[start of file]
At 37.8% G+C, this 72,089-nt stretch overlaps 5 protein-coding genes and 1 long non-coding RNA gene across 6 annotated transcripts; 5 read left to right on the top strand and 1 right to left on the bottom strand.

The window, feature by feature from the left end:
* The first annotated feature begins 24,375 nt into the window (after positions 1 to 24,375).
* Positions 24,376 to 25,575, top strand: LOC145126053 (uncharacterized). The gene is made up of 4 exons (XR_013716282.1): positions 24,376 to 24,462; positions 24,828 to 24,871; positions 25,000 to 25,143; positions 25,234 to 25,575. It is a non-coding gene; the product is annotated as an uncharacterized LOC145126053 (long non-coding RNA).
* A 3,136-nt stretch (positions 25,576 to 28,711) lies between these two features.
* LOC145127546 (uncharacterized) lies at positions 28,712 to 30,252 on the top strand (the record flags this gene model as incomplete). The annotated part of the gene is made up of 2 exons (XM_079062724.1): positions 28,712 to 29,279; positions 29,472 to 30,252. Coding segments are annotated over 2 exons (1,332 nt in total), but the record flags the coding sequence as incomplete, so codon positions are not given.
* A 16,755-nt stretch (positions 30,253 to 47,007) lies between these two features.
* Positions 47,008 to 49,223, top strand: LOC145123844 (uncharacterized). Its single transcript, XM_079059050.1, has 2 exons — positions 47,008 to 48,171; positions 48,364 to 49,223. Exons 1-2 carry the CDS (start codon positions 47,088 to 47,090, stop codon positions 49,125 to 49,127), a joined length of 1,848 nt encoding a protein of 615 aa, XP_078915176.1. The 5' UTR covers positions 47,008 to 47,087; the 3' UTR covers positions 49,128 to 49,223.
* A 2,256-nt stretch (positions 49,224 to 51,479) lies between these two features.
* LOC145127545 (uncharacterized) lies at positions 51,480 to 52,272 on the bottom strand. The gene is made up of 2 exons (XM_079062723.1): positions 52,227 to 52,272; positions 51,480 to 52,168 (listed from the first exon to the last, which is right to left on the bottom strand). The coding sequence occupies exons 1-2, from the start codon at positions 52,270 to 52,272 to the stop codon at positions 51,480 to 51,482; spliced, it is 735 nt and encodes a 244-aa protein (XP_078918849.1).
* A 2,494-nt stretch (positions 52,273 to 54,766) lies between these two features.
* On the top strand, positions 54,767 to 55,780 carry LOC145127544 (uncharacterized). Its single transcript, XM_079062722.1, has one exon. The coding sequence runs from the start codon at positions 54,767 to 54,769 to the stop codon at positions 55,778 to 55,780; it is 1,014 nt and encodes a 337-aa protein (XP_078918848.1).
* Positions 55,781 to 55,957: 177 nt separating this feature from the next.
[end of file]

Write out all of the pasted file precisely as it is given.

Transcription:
At 37.8% G+C, this 72,089-nt stretch overlaps 5 protein-coding genes and 1 long non-coding RNA gene across 6 annotated transcripts; 5 read left to right on the top strand and 1 right to left on the bottom strand.

The window, feature by feature from the left end:
* The first annotated feature begins 24,375 nt into the window (after positions 1 to 24,375).
* Positions 24,376 to 25,575, top strand: LOC145126053 (uncharacterized). The gene is made up of 4 exons (XR_013716282.1): positions 24,376 to 24,462; positions 24,828 to 24,871; positions 25,000 to 25,143; positions 25,234 to 25,575. It is a non-coding gene; the product is annotated as an uncharacterized LOC145126053 (long non-coding RNA).
* A 3,136-nt stretch (positions 25,576 to 28,711) lies between these two features.
* LOC145127546 (uncharacterized) lies at positions 28,712 to 30,252 on the top strand (the record flags this gene model as incomplete). The annotated part of the gene is made up of 2 exons (XM_079062724.1): positions 28,712 to 29,279; positions 29,472 to 30,252. Coding segments are annotated over 2 exons (1,332 nt in total), but the record flags the coding sequence as incomplete, so codon positions are not given.
* A 16,755-nt stretch (positions 30,253 to 47,007) lies between these two features.
* Positions 47,008 to 49,223, top strand: LOC145123844 (uncharacterized). Its single transcript, XM_079059050.1, has 2 exons — positions 47,008 to 48,171; positions 48,364 to 49,223. Exons 1-2 carry the CDS (start codon positions 47,088 to 47,090, stop codon positions 49,125 to 49,127), a joined length of 1,848 nt encoding a protein of 615 aa, XP_078915176.1. The 5' UTR covers positions 47,008 to 47,087; the 3' UTR covers positions 49,128 to 49,223.
* A 2,256-nt stretch (positions 49,224 to 51,479) lies between these two features.
* LOC145127545 (uncharacterized) lies at positions 51,480 to 52,272 on the bottom strand. The gene is made up of 2 exons (XM_079062723.1): positions 52,227 to 52,272; positions 51,480 to 52,168 (listed from the first exon to the last, which is right to left on the bottom strand). The coding sequence occupies exons 1-2, from the start codon at positions 52,270 to 52,272 to the stop codon at positions 51,480 to 51,482; spliced, it is 735 nt and encodes a 244-aa protein (XP_078918849.1).
* A 2,494-nt stretch (positions 52,273 to 54,766) lies between these two features.
* On the top strand, positions 54,767 to 55,780 carry LOC145127544 (uncharacterized). Its single transcript, XM_079062722.1, has one exon. The coding sequence runs from the start codon at positions 54,767 to 54,769 to the stop codon at positions 55,778 to 55,780; it is 1,014 nt and encodes a 337-aa protein (XP_078918848.1).
* Positions 55,781 to 55,957: 177 nt separating this feature from the next.